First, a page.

Six years ago, Allegheny County, Pennsylvania, launched a program that used predictive analytics to help child-welfare workers sort through the thousands of calls they get about abuse or neglect yearly. These calls can range from a person reporting that a parent left a nine-year-old child in a car in front of the dry cleaners to a neighbor worrying that a parent’s drug use may be interfering with his or her ability to care properly for an infant. The program’s predictive algorithm then uses information that authorities already have about the family—for example, whether a child has chronically missed school, whether someone recently released from prison is living in the home, whether the family has been using its allotment of food assistance—to assign a risk score to the case. That score helps child-welfare workers engage in a kind of triage, determining which families need to be investigated most urgently.
A recent Associated Press article suggests, however, that this program—the Allegheny Family Screening Tool (AFST)—is reinforcing and even worsening racial disparities in the child-welfare system. Because the data used by algorithms are coming from a racist system, the argument goes, the results will also be racist. The article implies that other localities considering adopting such tools, including New York City, should think twice.
The AP’s report misrepresents the program, the data, and the research. The article, for instance, never discusses possible reasons for racial disparities other than bias—such as family structure, which differs dramatically by race and affects the likelihood of child maltreatment.
The AP reporters note that they got exclusive access to data from researchers at Carnegie Mellon, whose work shows that the racial disparities in child-welfare enforcement are getting worse. In a presentation called “How Child Welfare Workers Reduce Racial Disparities in Algorithmic Decisions,” Carnegie Mellon researchers Logan Stapleton and Hao-Fei Cheng compare decisions made solely according to artificial intelligence against those made with the input of both artificial intelligence and call screeners. It’s a strange comparison to make, since child-welfare officials never use the AFST without human input. Nevertheless, the authors conclude that the AFST, when used alone, increases racial disparities.
The evidence suggests, though, that the AFST, as it is actually used, is improving outcomes for children—and doing so, moreover, without increasing racial bias in child-welfare investigations. An April 2019 impact evaluation by the Allegheny County Office of Children, Youth and Families found that “Use of the tool led to an increase in the screening-in of children who were subsequently determined to need further intervention or supports. Specifically, there was a statistically significant increase in the proportion of children screened-in whose child-welfare case was then opened or, if no case was opened, were rereferred within 60 days.” In other words, the kids investigated with the new tool were more likely to be ones who really needed help. Moreover, no increase in referrals took place for the kids screened out with the tool. Predictive analytics helps screeners identify the children most in need of help.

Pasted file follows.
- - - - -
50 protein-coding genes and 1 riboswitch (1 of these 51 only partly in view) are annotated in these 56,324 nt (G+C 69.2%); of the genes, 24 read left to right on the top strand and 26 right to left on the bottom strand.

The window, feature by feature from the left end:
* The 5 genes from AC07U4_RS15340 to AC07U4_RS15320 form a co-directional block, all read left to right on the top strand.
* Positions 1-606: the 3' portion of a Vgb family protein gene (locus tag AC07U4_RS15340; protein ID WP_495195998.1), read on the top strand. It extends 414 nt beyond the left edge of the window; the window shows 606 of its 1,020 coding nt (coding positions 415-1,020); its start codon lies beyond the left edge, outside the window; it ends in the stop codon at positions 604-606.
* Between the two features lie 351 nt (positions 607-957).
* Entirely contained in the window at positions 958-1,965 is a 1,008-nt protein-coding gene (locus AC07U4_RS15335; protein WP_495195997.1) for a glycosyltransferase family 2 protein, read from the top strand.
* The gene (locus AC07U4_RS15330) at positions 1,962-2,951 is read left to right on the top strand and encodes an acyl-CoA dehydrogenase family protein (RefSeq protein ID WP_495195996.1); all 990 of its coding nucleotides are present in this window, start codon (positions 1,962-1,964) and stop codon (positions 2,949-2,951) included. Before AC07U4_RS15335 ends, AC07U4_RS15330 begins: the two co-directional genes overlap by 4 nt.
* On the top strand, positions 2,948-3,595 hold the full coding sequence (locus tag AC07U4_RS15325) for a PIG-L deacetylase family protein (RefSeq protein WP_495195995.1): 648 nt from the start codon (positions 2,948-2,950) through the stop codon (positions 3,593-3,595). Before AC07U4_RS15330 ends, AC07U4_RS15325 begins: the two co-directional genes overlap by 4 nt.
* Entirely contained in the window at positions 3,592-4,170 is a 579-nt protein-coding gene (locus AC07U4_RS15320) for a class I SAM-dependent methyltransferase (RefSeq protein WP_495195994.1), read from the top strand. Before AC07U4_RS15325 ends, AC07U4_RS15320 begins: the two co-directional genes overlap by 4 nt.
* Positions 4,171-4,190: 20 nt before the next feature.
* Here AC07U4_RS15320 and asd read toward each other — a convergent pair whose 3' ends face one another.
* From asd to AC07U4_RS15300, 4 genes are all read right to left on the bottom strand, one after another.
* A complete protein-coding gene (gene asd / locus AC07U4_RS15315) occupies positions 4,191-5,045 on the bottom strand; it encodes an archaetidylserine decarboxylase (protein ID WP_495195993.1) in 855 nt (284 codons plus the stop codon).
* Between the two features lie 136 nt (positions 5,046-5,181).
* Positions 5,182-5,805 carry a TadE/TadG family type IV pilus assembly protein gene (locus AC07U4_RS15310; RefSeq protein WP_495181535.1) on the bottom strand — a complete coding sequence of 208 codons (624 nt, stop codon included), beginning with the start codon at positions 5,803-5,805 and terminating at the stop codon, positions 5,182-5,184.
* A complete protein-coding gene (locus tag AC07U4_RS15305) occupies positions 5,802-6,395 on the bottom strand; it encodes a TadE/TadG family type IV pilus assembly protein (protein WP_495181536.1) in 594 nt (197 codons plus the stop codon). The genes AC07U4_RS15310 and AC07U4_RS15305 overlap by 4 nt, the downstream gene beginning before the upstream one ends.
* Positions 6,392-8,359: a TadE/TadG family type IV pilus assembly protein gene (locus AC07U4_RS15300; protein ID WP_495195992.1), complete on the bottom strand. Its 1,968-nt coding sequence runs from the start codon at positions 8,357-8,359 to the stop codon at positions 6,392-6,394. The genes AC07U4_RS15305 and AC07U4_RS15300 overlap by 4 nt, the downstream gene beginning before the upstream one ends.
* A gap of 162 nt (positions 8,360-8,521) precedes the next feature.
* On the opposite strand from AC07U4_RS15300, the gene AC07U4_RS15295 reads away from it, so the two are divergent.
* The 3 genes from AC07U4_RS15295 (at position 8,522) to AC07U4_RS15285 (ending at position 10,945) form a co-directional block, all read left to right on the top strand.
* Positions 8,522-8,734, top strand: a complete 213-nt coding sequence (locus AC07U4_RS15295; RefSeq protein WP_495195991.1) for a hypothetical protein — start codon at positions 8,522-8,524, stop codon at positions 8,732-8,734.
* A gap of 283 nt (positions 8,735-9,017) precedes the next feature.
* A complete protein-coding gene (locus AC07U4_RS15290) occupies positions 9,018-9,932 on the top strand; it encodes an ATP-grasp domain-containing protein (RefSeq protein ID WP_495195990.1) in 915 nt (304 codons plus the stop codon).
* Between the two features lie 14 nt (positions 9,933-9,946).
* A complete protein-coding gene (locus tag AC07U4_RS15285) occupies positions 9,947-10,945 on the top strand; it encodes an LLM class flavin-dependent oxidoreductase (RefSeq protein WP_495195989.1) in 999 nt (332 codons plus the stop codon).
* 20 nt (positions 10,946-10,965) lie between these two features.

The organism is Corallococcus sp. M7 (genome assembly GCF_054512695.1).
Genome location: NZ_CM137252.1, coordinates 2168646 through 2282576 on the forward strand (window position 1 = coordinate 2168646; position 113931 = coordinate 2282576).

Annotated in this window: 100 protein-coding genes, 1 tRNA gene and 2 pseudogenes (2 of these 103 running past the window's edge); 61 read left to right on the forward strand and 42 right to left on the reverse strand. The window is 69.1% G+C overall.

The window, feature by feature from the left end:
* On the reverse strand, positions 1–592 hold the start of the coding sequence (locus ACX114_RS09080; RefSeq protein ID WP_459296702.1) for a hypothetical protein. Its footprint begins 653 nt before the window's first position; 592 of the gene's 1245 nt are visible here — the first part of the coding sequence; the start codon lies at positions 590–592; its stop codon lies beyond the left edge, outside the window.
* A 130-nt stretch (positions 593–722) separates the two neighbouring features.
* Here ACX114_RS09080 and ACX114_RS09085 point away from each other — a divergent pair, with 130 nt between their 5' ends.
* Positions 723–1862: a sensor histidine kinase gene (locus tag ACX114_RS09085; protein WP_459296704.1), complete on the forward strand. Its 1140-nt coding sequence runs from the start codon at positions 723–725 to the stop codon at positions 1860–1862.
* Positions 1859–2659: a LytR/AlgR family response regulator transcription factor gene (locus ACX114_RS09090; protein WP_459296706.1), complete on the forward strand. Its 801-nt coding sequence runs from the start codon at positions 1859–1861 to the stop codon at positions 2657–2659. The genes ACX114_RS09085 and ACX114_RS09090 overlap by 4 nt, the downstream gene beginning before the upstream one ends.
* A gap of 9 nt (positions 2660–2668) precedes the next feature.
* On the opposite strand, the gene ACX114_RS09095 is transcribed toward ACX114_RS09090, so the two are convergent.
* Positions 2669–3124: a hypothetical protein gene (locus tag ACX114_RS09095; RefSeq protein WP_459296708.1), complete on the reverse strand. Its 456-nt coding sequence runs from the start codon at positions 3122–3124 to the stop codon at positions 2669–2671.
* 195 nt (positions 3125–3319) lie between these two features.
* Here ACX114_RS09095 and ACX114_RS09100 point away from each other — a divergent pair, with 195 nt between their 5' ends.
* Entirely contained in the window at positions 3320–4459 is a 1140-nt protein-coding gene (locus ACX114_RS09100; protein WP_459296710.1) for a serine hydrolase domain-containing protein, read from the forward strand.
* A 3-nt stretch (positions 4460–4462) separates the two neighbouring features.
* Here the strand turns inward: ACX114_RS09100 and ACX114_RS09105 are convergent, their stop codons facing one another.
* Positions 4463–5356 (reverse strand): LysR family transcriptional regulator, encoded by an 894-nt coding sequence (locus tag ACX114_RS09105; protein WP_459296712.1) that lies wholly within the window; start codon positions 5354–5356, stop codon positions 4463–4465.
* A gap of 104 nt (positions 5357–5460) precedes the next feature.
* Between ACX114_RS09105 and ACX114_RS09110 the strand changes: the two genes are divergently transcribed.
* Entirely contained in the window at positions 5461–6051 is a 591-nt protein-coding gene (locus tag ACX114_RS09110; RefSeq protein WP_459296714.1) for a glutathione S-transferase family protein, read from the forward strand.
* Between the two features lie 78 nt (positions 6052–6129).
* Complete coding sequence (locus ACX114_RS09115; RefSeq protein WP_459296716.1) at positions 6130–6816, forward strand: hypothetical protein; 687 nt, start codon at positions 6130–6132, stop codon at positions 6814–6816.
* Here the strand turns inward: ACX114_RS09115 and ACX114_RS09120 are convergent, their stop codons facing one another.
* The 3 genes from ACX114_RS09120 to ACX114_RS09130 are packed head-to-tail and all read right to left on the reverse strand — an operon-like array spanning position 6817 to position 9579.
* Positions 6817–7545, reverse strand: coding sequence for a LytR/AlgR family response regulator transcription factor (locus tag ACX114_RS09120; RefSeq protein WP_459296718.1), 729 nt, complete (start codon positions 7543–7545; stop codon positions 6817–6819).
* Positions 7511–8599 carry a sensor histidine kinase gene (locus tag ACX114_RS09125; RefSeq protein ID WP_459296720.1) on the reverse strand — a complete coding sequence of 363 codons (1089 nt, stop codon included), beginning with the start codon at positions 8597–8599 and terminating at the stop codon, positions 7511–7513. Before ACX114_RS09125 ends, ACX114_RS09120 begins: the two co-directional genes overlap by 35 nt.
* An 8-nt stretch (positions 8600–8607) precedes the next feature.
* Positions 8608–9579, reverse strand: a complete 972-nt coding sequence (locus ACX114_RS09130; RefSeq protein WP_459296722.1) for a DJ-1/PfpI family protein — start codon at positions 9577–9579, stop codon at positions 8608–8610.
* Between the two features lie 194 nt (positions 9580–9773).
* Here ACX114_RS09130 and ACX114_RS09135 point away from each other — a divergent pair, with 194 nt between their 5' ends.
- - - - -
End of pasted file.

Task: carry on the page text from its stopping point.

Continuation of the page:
According to the impact study, the AFST not only helped identify these kids but also “led to reductions in disparities of case-opening rates between black and white children.” The county shared with the AP subsequent research confirming these findings, but the AP chose to ignore these conclusions. The AP also chose to ignore the conclusion of the Carnegie Mellon researchers that “there was no noticeable change in the screen-in rate” after the screening tool was implemented.
It’s instructive that the Carnegie Mellon researchers decided to measure the AFST on two different scales originally—one for racial disparities and the other for “accuracy.” As the researchers explain, “What’s interesting here is if you look at the AFST and then versus the workers though, AFST actually made more accurate decisions. And this is consistent with prior work.”
The Carnegie Mellon researchers’ work raises an interesting question about algorithms: Why would we want to judge their success on any metric besides accuracy? Isn’t it the goal of predictive analytics to give us a better sense, in this case, of which kids are most at risk, rather than which decisions will make people feel better about racial outcomes? This isn’t to argue that we should make decisions based on algorithms alone. Even users of predictive analytics to measure the performance of, say, baseball players might also care whether a particular player gets into fights with his teammates or is beating his girlfriend.
The logic implicit in the AP’s reporting is not dissimilar to the controversy over the use of the SATs for college admissions. We can criticize the tests for producing racially disparate outcomes, but no serious scholar argues that they are bad at predicting the performance of college freshmen. If you want to say that you don’t care what the algorithm says—that freshman performance is not as important as racial diversity—fine, but that’s not what predictive analytics are for. And that goes double for situations concerning the well-being of children.